Looking ahead to LauraPalooza 2019: Pepin-bound

The Laura Ingalls Wilder Legacy and Research Association this week announced the location of its 2019 conference, and it’s in Onalaska, Wis., just south of Wilder’s birthplace of Pepin, Wis.

The full announcement also reminds those interested about the big Little House on the Prairie cast reunion in Walnut Grove the week following LauraPalooza in July.

I was involved in the founding of the organization and in the running of the first two conferences, which we held in Mankato in 2010 and 2012. Personal circumstances kept me away from the 2015 conference in South Dakota and the 2017 conference in Missouri, but I’ve been excited to see the line-up of speakers and workshops as they appeared.

The conference was deliberately conceived as a site for Wilder fans, scholars, and independent researchers to meet and share across the usual divides that occur between such different groups. What’s fun about LauraPalooza is that everyone can enjoy interesting, well-researched presentations right alongside fun activities taken from the books, such as ice cream socials, cooking demonstrations, and handwork.

With the next site being close to Pepin, it’s in easy travel distance for me. Pepin is actually the first Little House site I ever visited, the week after I turned 18 in 1990. My friend, Maria, and I tossed a tent and sleeping bags into the back of my 1980 Ford Granada and headed west from Chippewa Falls, Wis., to seek out Little House sites just because we were legal adults and we could.

We took back roads into Pepin and got lost.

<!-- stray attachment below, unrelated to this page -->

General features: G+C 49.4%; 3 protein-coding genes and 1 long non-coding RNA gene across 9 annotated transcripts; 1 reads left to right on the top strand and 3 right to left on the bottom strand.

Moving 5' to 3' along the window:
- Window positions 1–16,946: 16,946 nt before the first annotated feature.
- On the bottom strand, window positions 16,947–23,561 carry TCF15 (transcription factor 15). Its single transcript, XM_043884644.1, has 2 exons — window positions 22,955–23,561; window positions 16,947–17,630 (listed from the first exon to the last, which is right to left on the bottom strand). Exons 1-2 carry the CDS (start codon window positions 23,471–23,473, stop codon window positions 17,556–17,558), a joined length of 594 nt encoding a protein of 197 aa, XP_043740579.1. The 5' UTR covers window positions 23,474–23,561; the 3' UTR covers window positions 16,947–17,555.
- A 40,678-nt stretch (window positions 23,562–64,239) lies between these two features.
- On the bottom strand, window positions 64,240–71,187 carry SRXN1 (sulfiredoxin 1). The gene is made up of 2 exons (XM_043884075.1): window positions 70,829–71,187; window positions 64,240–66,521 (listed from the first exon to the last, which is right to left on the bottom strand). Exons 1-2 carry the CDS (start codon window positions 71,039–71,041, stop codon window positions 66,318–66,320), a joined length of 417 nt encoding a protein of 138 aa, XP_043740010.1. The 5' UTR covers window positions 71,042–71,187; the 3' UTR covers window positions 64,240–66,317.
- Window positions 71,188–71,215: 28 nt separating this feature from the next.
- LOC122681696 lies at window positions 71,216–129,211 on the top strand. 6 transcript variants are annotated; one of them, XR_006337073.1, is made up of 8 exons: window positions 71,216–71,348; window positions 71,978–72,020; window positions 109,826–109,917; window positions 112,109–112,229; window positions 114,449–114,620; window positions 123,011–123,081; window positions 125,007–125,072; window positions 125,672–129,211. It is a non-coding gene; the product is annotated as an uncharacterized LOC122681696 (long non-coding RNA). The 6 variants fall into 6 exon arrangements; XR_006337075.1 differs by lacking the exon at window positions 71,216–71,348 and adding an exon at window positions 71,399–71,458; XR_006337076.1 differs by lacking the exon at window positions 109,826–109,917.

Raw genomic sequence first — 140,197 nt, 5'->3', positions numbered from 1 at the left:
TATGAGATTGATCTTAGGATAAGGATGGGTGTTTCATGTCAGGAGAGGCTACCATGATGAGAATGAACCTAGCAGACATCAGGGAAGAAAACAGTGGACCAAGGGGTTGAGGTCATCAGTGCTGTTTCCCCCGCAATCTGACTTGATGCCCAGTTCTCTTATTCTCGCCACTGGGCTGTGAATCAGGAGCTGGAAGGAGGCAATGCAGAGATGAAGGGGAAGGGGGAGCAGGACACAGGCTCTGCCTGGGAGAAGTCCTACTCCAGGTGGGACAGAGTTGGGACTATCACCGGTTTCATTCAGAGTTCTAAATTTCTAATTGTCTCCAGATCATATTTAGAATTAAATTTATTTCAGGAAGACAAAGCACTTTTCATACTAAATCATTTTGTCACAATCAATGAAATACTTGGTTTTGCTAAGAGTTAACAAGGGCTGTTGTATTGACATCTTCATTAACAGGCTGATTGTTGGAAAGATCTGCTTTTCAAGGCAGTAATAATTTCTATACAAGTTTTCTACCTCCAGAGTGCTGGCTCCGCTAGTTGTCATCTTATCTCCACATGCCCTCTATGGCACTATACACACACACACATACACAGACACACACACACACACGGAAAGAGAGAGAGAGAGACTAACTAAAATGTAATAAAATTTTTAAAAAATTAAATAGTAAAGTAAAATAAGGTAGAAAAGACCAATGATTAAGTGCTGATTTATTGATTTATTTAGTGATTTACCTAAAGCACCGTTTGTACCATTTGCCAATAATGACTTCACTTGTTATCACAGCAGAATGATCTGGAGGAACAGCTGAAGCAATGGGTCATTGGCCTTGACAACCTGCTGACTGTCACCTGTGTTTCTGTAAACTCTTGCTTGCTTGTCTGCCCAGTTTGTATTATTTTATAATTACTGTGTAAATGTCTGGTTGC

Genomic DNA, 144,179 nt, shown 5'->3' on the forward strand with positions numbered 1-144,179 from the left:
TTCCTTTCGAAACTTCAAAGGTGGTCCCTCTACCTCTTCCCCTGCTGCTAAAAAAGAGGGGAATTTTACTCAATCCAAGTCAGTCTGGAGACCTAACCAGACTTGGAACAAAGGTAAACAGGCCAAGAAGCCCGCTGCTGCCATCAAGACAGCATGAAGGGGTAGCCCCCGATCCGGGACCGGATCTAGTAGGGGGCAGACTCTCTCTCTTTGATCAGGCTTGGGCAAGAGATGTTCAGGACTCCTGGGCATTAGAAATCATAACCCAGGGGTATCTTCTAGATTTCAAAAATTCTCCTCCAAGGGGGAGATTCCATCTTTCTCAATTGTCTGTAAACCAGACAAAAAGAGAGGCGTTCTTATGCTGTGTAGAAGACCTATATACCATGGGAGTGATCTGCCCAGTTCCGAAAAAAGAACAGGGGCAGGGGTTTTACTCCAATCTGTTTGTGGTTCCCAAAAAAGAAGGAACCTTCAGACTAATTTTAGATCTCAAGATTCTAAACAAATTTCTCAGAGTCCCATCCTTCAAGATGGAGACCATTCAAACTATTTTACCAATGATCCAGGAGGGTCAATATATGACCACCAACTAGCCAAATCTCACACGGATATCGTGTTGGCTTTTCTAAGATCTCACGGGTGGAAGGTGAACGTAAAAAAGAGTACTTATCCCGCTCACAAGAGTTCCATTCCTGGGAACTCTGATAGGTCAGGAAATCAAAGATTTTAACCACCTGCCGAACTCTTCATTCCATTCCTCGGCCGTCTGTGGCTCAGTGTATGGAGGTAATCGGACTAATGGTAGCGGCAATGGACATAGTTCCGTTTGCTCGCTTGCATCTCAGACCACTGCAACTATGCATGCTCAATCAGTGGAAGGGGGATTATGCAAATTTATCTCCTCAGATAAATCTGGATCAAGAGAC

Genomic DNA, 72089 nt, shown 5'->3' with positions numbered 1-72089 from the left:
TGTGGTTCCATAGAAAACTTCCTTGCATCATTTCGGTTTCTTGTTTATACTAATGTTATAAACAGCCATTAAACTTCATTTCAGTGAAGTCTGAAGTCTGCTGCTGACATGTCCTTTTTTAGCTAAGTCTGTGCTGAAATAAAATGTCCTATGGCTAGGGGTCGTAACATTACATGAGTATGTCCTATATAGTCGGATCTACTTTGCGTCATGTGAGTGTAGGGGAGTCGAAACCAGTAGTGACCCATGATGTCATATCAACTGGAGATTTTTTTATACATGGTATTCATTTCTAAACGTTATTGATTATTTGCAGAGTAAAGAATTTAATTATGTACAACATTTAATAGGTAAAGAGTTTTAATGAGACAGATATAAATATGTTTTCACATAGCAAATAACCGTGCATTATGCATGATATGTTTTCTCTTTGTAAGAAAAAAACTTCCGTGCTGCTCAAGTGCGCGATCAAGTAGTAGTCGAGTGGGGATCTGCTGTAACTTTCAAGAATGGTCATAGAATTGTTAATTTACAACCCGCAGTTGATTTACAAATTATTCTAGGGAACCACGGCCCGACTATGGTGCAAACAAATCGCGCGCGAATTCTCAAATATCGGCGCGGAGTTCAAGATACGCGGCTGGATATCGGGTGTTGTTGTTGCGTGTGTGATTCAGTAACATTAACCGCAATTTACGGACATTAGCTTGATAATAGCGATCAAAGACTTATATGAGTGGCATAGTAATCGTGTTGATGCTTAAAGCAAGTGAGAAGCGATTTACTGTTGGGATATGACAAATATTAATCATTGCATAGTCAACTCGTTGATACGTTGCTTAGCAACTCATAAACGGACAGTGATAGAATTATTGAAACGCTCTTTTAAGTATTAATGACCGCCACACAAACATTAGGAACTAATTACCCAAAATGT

Eventually, we found our way, and I still remember the excitement in my belly when we drove up to the little replica cabin on Laura’s birth site. I think I probably squealed. (Maria and I are still in touch; I wonder if she remembers?)

After that first stop, we found our way into Pepin proper to visit the little museum there, then camped in Stockholm, Wis., our first night. The next day, we headed west toward Walnut Grove.

We locked our keys in the car in Faribault, Minn. Fortunately, there was an Auto Zone nearby and we’d left a window open slightly, so that was a free, less-than-fifteen minute fix with a wire coat hanger.

We eventually made it to Walnut Grove, squealing over the museum there (which at that time extended across the road in a series of trailer-type things. It’s been enlarged, renovated, and refurbished since, and is one of my favorite places to stop). We didn’t manage to find Plum Creek on that trip. In fact, my brakes started grinding as we pulled out of Walnut Grove and headed back east.

We camped at Fort Ridgely State Park that night, and wandered our way up to St. Croix Falls, Wis. the following night, before heading back to Chippewa Falls and new brakes.